Gerard O'Neill. Photo: Peter Morris
It's difficult for some of us to imagine what life on a remote reserve like Carnarvon Station Reserve, in Central Queensland, must be like - difficult to imagine the remoteness, and also difficult to imagine just how special a place it is.
My visit to Carnarvon
In April this year, I had the pleasure of visiting Carnarvon and meeting the Bush Heritage families that live and work there, protecting the reserve on your behalf.
Travelling from east to west, we moved through pastoral land, then national park and lastly through the protected bush of your Carnarvon Station Reserve.
I couldn't help but reflect on the photos and reports showing the condition of the land when we acquired it in 2001. Stressed by drought and feral animals, the reserve was very different from now.
Thanks to active conservation management combined with the torrential rains of early 2011, the land has made an incredible recovery. I watched the rosellas and the red-necked parrots in flight, and admired a red-neck wallaby as it went about its day. I was struck by the achievements supporters like you have been able to make in such a short time.
The main access road to Carnarvon was washed out in early 2011.
The challenges of access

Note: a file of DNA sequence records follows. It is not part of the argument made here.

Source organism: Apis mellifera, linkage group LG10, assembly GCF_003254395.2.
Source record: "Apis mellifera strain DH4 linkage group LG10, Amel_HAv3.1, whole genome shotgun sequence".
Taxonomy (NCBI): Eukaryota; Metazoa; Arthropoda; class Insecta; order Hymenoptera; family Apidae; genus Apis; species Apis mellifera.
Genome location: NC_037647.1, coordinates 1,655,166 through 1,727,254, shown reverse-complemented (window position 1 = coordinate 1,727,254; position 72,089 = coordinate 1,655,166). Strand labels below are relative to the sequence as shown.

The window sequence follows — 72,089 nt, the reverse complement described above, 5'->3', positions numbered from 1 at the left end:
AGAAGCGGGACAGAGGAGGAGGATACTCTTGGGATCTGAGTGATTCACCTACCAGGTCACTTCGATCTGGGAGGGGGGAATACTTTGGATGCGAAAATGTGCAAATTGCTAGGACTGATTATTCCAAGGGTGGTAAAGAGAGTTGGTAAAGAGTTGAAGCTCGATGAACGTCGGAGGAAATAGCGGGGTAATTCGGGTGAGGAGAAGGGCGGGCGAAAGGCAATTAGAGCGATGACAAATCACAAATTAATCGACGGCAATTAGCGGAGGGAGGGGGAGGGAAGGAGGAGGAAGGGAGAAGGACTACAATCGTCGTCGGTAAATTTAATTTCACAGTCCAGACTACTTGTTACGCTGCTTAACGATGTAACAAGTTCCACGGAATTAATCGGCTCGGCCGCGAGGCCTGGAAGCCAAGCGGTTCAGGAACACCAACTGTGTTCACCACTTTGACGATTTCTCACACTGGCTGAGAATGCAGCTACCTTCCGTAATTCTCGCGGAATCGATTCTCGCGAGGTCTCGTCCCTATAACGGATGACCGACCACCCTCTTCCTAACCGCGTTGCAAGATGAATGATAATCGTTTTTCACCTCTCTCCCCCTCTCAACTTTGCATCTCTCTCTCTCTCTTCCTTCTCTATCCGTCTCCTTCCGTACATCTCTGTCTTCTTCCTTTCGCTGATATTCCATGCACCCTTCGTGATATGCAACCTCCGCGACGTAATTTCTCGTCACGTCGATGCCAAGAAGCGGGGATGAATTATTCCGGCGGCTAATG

The rains, however, have also posed a significant challenge, which made my visit an eye-opening experience.
Carnarvon has become a challenging place to access, both for visitors like me and for the families who live there to carry out their vital conservation work. It took 3.5 hours for us to cover thlae 190km from the nearest accessible town of Injune to Carnarvon homestead.
By the time we had entered Carnarvon, we had travelled on a dozen different kinds of roads, the last of which was a small access track through our neighbour's property. Without it, the reserve would be inaccessible by road.
Reserve managers past and present have had an important role in garnering the support and collaboration of local communities, including these neighbours, who've generously allowed us to use this track for many months.
Thanks to supporters like you, who responded to our call in 2011, we have the means to repair our own access road and are just waiting for the weather to allow us to start that work.
I watched the way the children at Carnarvon responded to Steve Heggie, the Regional Manager who accompanied me on my trip, as though he were an uncle, and I was reminded of the importance of the Bush Heritage family.
Looking after the people that look after the bush is an important part of conservation, and by supporting us, you're helping to do just that.
“Thanks for being part of our family.”
And don't forget to read the McLean family's story about life at Carnarvon .
Gerard O'Neill, CEO